Wednesday February 23, 2011
A recent study shows that second hand smoke increases the risk of abnormal pap smears. While second hand smoke was not proven to cause cervical cancer, it does prove to cause abnormalities in cervical tissue. In the study, the women who said they were exposed to some second hand smoke were 70 more likely to have an abnormal result.
Actively smoking has already been linked to increasing damage in the cervix caused by HPV. A concrete link between second hand smoke exposure and the cancer may not be a long way off. This study does not confirm a direct connection, but why take a chance?
Sunday December 27, 2009
January is Cervical Health Awareness Month
Although a healthy cervix is an unlikely addition to a woman's New Year's resolutions list, it is one that shouldn't be overlooked! The cervix may be a very small part of the body, but is vital organ in the female reproductive system. (See "What is a Cervix and Why Do I Need It?") Resolving to maintain and promote cervical health is one of the best resolutions any woman can make! Check out these simple ways to have a healthy cervix in 2010.
US Congress has desginated January as the "Cervical Health Awareness Month". This month we are called to raise awareness about cervical cancer for friends, family and also through media outlets. There are many thing a single person can do to help raise awareness about cervical cancer:
Write your local newspaper and news stations. Chances are that your local television news programs and newspapers are not covering Cervical Health Awareness Month. Why not? Well, most people don't know about it! Cervical Health Awareness Month is relatively new and word hasn't spread - just yet. Writing your local media about the month and requesting coverage is a great way to raise awareness and reach a large number of people.
Friday November 20, 2009
For those at average risk of breast and cervical cancer, it has been a busy week! Last week new, more lenient mammography guidelines were recommended, stirring up controversy among cancer organizations and political cynics. Today, we see changes in cervical cancer screening guidelines, issued by The American College of Obstetrics and Gynecology (ACOG). Like the updated mammography guidelines, ACOG is recommending less Pap smear tests for women of average risk of cervical cancer. Women who have had abnormal cervical screenings should continue to follow their doctors recommendations as the new guidelines only apply to women of average risk.
New Guidelines Suggest:
- Women should have their first period at age 21. Old guidelines recommended women have their first Pap when they become sexually active or at age 21 -- whichever came first.
- Women in their 20's should have a Pap smear every two years, instead of annually. Women in their 30's and have had three consecutive normal Pap smears should have undergo screening every three years.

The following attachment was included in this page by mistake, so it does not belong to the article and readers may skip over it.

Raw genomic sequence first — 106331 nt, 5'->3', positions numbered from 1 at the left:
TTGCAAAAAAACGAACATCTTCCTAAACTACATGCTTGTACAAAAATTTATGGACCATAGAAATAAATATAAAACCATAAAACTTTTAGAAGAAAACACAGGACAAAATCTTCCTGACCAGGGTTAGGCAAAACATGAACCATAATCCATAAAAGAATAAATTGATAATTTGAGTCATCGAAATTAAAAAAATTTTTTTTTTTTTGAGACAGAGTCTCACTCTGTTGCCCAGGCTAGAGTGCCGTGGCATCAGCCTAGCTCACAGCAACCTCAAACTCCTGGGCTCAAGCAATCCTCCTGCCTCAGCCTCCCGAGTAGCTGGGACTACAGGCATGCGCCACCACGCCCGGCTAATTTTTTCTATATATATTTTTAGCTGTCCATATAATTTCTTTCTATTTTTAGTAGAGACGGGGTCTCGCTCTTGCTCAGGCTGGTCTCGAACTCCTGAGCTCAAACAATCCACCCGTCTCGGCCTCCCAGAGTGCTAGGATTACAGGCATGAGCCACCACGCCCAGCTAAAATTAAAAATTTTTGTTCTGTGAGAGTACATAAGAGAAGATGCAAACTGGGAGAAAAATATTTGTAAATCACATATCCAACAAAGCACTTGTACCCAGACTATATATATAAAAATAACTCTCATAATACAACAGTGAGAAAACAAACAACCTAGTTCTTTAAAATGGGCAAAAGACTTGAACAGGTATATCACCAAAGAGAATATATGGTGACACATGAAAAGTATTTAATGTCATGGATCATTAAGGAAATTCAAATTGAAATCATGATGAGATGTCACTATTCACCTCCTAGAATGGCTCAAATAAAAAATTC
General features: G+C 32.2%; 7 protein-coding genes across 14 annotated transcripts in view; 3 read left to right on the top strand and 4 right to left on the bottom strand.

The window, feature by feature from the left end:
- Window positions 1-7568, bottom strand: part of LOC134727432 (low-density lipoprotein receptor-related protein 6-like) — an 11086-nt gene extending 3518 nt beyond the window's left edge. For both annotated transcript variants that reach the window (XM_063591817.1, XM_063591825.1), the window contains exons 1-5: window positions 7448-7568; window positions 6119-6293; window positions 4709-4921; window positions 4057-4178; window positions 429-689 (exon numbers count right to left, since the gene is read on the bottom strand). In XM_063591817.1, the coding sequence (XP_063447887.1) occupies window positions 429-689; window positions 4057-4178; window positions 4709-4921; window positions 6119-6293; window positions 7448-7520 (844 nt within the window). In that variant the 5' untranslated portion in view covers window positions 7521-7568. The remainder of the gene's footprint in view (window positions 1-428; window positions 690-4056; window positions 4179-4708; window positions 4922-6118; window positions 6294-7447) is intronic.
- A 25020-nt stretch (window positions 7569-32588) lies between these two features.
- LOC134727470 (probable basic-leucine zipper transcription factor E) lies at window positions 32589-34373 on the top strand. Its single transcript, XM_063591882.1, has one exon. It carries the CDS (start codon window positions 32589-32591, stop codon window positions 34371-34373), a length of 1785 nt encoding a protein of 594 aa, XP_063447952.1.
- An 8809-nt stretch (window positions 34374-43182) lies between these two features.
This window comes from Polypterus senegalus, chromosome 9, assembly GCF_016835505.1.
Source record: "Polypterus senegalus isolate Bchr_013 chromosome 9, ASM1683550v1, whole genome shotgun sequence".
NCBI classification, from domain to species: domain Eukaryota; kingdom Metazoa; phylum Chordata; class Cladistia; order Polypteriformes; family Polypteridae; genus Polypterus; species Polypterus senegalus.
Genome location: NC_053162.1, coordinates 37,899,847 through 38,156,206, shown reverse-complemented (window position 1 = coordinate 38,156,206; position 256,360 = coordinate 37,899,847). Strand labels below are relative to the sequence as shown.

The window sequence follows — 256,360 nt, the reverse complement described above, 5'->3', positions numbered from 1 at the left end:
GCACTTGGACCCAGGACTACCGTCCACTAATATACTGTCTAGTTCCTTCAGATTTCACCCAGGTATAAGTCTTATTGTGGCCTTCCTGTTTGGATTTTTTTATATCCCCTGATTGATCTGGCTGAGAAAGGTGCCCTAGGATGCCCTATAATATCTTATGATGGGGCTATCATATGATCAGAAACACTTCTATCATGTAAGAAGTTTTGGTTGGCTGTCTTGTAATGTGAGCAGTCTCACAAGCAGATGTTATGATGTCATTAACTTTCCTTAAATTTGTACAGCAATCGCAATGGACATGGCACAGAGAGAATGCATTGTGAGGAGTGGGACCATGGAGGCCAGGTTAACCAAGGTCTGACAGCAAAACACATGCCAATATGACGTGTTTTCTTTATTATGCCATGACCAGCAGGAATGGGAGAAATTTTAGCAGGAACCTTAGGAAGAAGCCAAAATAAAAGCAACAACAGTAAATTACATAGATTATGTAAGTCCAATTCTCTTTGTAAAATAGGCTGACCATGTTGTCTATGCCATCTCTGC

- Women 65-70, who have have three normal Pap smear results consecutive and no abnormal findings in 10 years, can discontinue screenings altogether if they choose.
- Women who have undergone a total hysterectomy due to a noncancerous condition and have not had previously abnormal Pap smears can also discontinue screenings.
Shouldn't We Be Screening More Often?
Unlike a lot of cancers, cervical cancer is very slow growing. It can take up to 8-10 years for cervical cancer to develop. New guidelines give ample time to catch any cases of cervical pre-cancer before it progresses into cancer. Conspiracy theorists argue that these new guidelines for cancer screenings are among a grand plan by the Obama administration to cut costs for healthcare reform. I completely disagree. There have been talks of updating guidelines for years now. Medically, it makes perfect sense to increase the time between Pap smears and there isn't a huge debate among cancer organizations about the new changes. Now, the breast cancer screening debate is a whole different ballgame. Check out About.com's Breast Cancer site's heated discussion about the new changes.
Sunday November 1, 2009
Anal cancer has been put in the spotlight with Farrah Fawcetts's battle with the disease. What many people are starting to learn is that a common virus, HPV, is a major risk risk factor for developing anal cancer.
HPV is a virus transmitted thorugh sexual contact and it is estimated that over 20 million Americans are infected. There are over 100 different types of HPV, however only a few are responsible for cancer development. HPV is also the leading cause of cervical cancer, a disease that plagues of 9,000 American women each year. The good news is that most cases of HPV clear up on their own before progressing to cancer. However, a regular Pap smear is needed to monitor any changes in the cervix that may lead to cervical cancer. The bottom line is that if you don't get a Pap smear, you are more at risk of developing cervical cancer.